The Texas Classic Chevy Experience Bolg will be related to 1955, 1956 and 1957 Chevrolets, the so called Tri-Fives. I own one and love to drive the open road with my Tri-Five. My passion for Tri-Fives is vast. I enjoy reading about them, working on them, writing about and attending Tri-Five events in the North Texas region.
I have many ideas for future Blogs for the Texas Classic Chevy Experience. I have been writing and posting photos and articles for years in different media outlets. I have decided to share my thoughts, research, and events I attend in the Tri-Five hobby in this form as well. I sincerely hope you will enjoy my Blog, where I wish to share my passion for all things Classic Chevy. Please stop back for new Blogs and please tell your friends to check out my Blog.
Now I will give the reader a short explanation as to why I am car crazy and a little about my current ride, which is a 1957 Chevrolet-Model 150-two door sedan.
Meanwhile in the Rust Belt, Tri-Fives were hard find period not alone within a 17 year old's budget. So, that being said, I purchased a 1969 Chevelle. I drove, hot rodded and maintained the Chevelle throughout high school and college. The poor old girl had a hard life. I replaced the engine, 3 transmissions and repaired rust holes followed by two paint jobs. When I moved to Texas, I sold the Chevelle for $300. Later in 1992 when I went back to Illinois to visit friends and family, I was told my Chevelle was in a ditch in the back pasture on a farm in Dunlap, Illinois to help stop soil erosion. Even a grown man has feeling upon hearing that terrible miserable fact of the fate of his first car he slaved on an loved as a young man. To best describe the feeling, think of how you would feel if you learned that your mother had been discarded and thrown into a wet-muddy-cold ditch! A kick in the pants to say the least to say the most.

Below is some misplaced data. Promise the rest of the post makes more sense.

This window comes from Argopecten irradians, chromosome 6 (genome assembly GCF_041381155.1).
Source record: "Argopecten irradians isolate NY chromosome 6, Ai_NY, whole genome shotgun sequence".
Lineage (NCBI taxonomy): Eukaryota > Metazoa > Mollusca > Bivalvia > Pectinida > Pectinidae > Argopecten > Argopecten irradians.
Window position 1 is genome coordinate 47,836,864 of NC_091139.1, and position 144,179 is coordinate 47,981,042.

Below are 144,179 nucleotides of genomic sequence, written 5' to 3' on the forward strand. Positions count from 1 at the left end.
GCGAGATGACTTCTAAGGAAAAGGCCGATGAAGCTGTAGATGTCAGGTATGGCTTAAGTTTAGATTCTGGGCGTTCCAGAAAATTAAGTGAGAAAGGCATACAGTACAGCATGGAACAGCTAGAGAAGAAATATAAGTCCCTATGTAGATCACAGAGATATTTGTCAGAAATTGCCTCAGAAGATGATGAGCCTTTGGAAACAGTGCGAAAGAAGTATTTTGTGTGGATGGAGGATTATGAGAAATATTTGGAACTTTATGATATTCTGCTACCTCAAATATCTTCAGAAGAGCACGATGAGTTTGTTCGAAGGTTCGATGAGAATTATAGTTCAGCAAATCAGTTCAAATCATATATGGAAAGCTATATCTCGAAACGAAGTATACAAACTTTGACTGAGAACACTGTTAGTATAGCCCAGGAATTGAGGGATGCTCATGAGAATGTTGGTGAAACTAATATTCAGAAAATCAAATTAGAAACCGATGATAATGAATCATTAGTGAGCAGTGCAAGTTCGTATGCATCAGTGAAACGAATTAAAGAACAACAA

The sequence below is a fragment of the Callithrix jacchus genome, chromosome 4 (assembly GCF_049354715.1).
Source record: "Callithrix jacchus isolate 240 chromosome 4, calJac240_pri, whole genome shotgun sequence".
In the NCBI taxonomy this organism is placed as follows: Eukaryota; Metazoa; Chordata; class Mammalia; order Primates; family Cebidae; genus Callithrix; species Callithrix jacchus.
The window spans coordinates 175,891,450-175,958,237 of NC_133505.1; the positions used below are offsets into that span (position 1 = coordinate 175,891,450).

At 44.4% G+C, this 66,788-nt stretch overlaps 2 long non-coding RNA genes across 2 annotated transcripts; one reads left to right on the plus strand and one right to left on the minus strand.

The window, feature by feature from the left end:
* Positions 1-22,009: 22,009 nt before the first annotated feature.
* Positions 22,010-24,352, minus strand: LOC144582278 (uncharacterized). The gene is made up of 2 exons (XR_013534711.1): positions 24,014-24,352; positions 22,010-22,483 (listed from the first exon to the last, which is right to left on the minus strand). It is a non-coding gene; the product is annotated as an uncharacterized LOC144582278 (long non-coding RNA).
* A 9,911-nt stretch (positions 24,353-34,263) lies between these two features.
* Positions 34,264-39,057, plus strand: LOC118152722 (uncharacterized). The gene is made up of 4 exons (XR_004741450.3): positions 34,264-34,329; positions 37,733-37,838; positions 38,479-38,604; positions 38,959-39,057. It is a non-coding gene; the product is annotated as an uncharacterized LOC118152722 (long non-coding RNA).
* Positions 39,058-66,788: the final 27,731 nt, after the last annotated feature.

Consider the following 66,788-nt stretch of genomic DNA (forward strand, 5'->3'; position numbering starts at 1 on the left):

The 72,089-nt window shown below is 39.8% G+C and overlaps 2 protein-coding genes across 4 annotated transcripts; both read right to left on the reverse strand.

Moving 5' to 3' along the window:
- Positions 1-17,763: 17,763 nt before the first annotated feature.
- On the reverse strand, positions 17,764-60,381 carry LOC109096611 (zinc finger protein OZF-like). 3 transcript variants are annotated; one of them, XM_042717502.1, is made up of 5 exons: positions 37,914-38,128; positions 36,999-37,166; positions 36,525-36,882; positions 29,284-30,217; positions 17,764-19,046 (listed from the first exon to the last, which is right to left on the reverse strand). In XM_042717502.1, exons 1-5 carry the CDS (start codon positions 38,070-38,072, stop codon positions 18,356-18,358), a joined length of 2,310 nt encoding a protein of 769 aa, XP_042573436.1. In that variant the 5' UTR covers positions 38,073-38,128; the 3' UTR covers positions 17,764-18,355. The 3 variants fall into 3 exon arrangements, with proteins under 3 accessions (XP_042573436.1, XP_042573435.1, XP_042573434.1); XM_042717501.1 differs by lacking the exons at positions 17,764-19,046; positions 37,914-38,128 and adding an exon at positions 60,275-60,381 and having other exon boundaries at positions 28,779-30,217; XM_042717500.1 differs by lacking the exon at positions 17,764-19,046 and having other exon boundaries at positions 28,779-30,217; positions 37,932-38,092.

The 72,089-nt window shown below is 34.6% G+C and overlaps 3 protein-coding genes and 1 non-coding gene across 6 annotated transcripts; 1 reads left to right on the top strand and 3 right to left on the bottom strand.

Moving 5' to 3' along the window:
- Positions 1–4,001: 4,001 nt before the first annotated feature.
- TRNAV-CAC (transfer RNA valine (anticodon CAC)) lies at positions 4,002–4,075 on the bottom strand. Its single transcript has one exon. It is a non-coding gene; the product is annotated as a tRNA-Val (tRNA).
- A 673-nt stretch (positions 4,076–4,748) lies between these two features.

Fast forward to 2000 and once again that strong desire to have a hot rod came over me. I didn’t want to travel the same path again with a muscle cars or sports cars, which I had dabbled with in the interim. I set my sights on my first car love and lust, a 1957 Chevy. With stars in my eyes, I started looking for a '57. Of course I wanted a Belair hard-top coupe. After looking in magazines and the newspapers I had no real success with my search. Computers had not gain favor at the time to aid with my search.
Well, I moped around for a day or so before breaking down to call the car lot to say, “If for some reason the sale on the blue '57 doesn’t go through, give me a call because I’m interested.” The owner Pat replied, “I’m getting a candy apple red '57 with yellow and orange flames in today as trade-in. Why don’t you come on down and have a look, I think you will like this car even better than the blue '57.” Candy apple red,” I thought, “I’ve always wanted a candy apple red car.”
The next morning, I drove down to the classic car lot to have a look at the candy apple '57. When I arrived at the car lot I immediately liked the flames and the red paint of the '57, but it was a post sedan. I had my heart set on a hard top. Then, as I walked closer to get a better look at the '57 in question, I blurted out loud, “What is wrong with the side of that thing?” Pat calmly told me, “This car is of course a '57 Chevy. In that model year they had three trim levels. This car doesn’t have the stainless diamonds on the side like the Belair or the painted diamonds like the 210 model. This wonderful car is an 150 model. As you can see the trim on the side looks somewhat like a '55 Chevy 210.” Pat added, “What makes this car special is that real hot rodders and NASCAR drivers preferred the 150 model, because it has the lowest factory weight of any '57 and the post between the driver and passenger side windows gives the frame more rigidity.” Well, he could have saved his breath because he had me at candy apple red!
Yet, I have always been told to, “Look before you leap,” but on the other hand they also say, “He who hesitates is lost.” Still, I had never seen a One-Fifty before and it was was not what I wanted. Even though I went for a test drive and even liked the look of the car’s paint along with its performance, I passed on buying that day. So, you could say it was not love at first sight.